Let me say this right up front: this is not a story about kissing, or wrinkles, or things that are sour.  It’s a story about redemption.

Thomas Quicksilver was born in Isaura, a world that exists parallel to our modern Earth.  In Isaura, everything is pre-ordained.  Family dinners are dictated weeks in advance, not because anyone wants it to be so, but because a group of fortune tellers called The Seers have predicted what they will be.  Each day, the citizens of Isaura visit the Seers to learn what their fate is for that day, and how it can be changed for the better.  In Isaura, most of the hard labor is performed by a group of people called the Changed: individuals who were deformed or handicapped in some way on Earth but are made whole when they come to Isaura.  Both of Thomas’s parents were Seers, but he and his mother were exiled to Earth after the death of his father.  Thomas was the one who found his father, lying on the kitchen floor dead and stripped of his Seerskin, a glittering golden membrane that makes it possible for Seers to do their work.  His mother had been skinned as well.  Thomas, afraid and alone, hid under the sink until he thought he could sense Cook, a woman who had cared for him his whole life, coming.  He reached up to grab her, but instead, pulled the curtains out of the kitchen window down upon himself; she wasn’t there yet, and the candles that were burning in the kitchen when he found his parents had set the curtains aflame.  Thomas was burned to the point of deformity.

On Earth, Thomas’s mother can use her precognition even without her Seerskin, and makes a living by telling fortunes.  Eventually, she starts to sense everything that is about to happen to everyone near her, to the point where she can’t be around people anymore because her head has become so crowded with images of their futures.  She tells Thomas she needs him to return to Isaura, disguising himself as a candidate to be Changed, and recover her skin.  He reluctantly agrees to do so, but once he is in Isaura he finds himself distracted.  It turns out if he hadn’t been so severely burned, he would have been stunningly handsome.  The Changed girls all want to spend time with him, and he enjoys the attention he’s never had.  He falls in love with another of the Changed, begins to feel himself at home again in Isaura, and is tempted to forget about saving his mother and just stay there.  Thomas is torn between his desire to live a life he’s never known and his obligation to help his mother.

This is a book about redemption, though it comes to it in a roundabout way.  Melanie Gideon has created a fascinating world, and paints a picture of a society that is apparently serene, but exists only because of a disturbing social structure.  The world-building Gideon has done here is Pucker’s greatest strength.  Even when I was tired of Thomas Quicksilver, I still wanted to see how things would turn out for his world.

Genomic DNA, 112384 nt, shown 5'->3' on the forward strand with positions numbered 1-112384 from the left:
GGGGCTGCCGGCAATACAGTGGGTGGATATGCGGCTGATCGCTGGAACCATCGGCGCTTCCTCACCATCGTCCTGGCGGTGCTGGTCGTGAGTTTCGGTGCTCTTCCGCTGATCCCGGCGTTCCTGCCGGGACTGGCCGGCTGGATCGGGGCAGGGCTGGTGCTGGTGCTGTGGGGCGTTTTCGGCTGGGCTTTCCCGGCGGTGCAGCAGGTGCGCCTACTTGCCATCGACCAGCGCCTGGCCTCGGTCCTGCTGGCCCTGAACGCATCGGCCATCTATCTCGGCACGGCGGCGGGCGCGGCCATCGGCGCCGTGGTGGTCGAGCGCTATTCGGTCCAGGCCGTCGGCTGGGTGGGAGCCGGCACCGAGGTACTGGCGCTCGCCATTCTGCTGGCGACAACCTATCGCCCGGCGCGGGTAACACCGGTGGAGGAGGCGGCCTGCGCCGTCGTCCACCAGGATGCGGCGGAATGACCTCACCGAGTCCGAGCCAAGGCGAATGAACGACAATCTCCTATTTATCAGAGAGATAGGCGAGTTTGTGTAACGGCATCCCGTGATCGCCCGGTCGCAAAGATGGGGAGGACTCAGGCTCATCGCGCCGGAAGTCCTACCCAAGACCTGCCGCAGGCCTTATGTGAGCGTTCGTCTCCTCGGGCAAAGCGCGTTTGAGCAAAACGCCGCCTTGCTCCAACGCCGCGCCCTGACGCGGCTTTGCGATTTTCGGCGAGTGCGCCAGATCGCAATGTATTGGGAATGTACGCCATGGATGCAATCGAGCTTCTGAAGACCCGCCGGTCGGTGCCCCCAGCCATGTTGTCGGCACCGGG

Thomas Quicksilver is not a flawless hero, and the flaws he has aren’t charming.  He is, however, an accurate portrait of a teenage boy.  If you put down Harry Potter and the Order of the Phoenix because you found Harry’s behavior obnoxious, you shouldn’t read Pucker.  If, however, you kept reading either because Harry’s teenage antics amused you or because you wanted to see how he would grow through it all, then Pucker will provide you with a similar vision of a young man’s growth.  Thomas Quicksilver does some things that make him near despicable, not the least of which is dating a set of girls all at the same time, disparaging them while doing it, and pursuing another girl who is the one he actually loves.  Still, these conflicting actions made him all the more believable to me.  Teenage boys chafe against authority, love being an object of desire, and - especially when denied a “normal” experience, as Thomas has been - might drink too deep once offered life’s pleasures.  While some of Thomas’s actions hurt his likability, they absolutely cemented his plausibility.  In a book set in a world so different from our own, we need a foothold to understanding the world.  Characters who feel the same things we feel and do things we or people we know might do can be that foothold, and that’s how Pucker succeeds.

I would recommend this book to fans of the more recent Harry Potter books and anyone who likes stories where utopias are maintained through dystopian circumstances.

Book: Pucker (Affiliate Link) Author: Melanie Gideon Publisher: Razorbill Original Publication Date: 2006 Pages: 288 Age Range: Young Adult Source of Book: Library Other Blog Reviews: Wands and Worlds, Scholar’s Blog, Si, se puede